Lima Charlie? Check.

I sat in the morning Mass and listened to the homily. I couldn’t understand a word the priest was saying. His accent was too strong. His command of the English language was too weak. My mind wondered. Why am I here? How is this edifying my spirit? I was reminded of the church’s history. For centuries the Mass was given in Latin. The people listening did not speak Latin. What were they getting out of it? A few years ago, there was a push to go back to Latin services. Why? How would this help any non-Latin speaking church-goer?

There is a colleague I work with who likes to use big words. There is nothing wrong with big words unless his intended audience doesn’t understand what he is saying. Some of the words are outdated and are no longer used. Along with his big words is a whole array of adverbs and modifiers. A word to him cannot stand on its own. It has to have a very, an amazingly, an interestingly, or some other –ly ending word preceding it. He takes what should be a simple statement and elaborates to an extent that the meaning is lost.

I had a conversation last week in which I was told my words were stupid. I thought I was being clear. I thought I was being concise. It didn’t matter what I thought. My message was not getting through.

In the Army, we learned how to use the radio. There were two main parts to communication: the sender and receiver. Either you were coming in Lima Charlie (loud and clear) or you were broken and distorted. If you were broken and distorted, your message was not getting through.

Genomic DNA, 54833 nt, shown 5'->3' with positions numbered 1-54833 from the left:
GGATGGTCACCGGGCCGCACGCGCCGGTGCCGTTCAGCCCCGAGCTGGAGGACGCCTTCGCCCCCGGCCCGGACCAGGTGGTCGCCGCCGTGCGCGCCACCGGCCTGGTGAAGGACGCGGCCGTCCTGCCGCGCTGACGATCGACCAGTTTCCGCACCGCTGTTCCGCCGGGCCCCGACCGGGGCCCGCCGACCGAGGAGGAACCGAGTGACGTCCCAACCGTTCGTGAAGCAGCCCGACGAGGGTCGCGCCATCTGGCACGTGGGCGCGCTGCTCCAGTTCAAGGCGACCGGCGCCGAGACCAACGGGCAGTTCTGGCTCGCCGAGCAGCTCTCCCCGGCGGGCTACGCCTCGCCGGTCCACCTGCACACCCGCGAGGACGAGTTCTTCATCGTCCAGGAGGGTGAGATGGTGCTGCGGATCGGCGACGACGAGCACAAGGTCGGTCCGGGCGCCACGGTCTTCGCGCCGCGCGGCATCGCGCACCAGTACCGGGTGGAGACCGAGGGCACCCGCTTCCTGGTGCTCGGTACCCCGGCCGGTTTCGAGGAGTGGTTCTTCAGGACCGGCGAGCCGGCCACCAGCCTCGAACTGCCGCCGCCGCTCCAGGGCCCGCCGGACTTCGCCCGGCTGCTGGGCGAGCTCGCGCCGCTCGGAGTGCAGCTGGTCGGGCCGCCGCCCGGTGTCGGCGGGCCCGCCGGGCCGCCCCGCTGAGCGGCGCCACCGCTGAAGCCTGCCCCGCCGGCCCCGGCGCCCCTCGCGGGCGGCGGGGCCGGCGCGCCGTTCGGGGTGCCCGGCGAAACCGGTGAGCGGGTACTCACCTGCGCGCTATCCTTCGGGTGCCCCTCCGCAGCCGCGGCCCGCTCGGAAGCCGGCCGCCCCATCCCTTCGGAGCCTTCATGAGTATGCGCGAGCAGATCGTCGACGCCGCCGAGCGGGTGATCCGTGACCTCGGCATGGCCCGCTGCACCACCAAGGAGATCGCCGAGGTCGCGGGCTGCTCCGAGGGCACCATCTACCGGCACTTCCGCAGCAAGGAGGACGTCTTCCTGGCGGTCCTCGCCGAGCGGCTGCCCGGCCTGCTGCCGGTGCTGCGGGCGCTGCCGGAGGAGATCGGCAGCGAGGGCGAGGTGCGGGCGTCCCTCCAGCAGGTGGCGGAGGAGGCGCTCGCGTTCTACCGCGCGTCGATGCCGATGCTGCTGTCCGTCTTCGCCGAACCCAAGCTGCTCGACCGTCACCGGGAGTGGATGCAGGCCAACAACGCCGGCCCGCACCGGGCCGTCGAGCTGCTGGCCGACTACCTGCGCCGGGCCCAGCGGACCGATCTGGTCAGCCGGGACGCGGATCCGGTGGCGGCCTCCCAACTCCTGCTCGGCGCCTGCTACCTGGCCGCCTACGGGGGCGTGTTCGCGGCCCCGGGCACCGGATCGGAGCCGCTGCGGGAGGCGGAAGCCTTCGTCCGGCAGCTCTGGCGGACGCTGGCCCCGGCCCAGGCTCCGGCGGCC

If we cannot communicate in way that is understood by the recipient(s), what is the purpose? It is a reminder and a challenge that I have to give to myself. Write in a way that is clear. Speak in a way that my audience understands. The best communication should be simple. No hidden messages, no innuendos. Clear and concise.

Let It Go

Last Monday, I wrote about the way we respond to others. Now let us take it a step farther. What is your reaction to an offense? Do you have the ability to let it go? Or, do you let it fester? Maybe you vent a little to a sympathetic friend about this injustice?

I was watching a show with Alec last weekend, and he heard the the word humble. He asked what it meant. My response was the opposite of pride, which led me to explain what pride meant. Being humble is a good thing. You are less likely to be offended if you are humble.

We should not let our pride interfere with our relationships. Where is the need for conflict resolution if we prevent the conflict? Sometimes we just need to take a step back and breathe. Hey, let it go.

Whoever overlooks an offense fosters friendship, but whoever gossips separates very friends. -Proverbs 17:9

Check Your Response

I know I have done it. Chances are so have you.

Someone is in a mood, and you are the next target. He is coming at you at you and likely has the intention of provoking an argument. He is not happy. He doesn’t want to be the only one wallowing in the muck. He wants you there right there by his side.

It could be he is not even looking for a fight. It could just be a misunderstanding. Some poor communication, bad timing, or a feeble attempt at humor that went a bit sideways.

It is easy to get caught in the trap. Maybe you are in a bad mood yourself, and this is what you have been waiting for. Don’t take the bait. You could end up in an argument you may soon regret. Once you let those words fly, you cannot get them back. Depending on your environment, your upcoming spat could have a negative impact on others.

There is another choice. There is a different path. Choose that one and immediately spot the difference.

A mild answer turns back wrath, but a harsh word stirs up anger. -Proverbs 15:1


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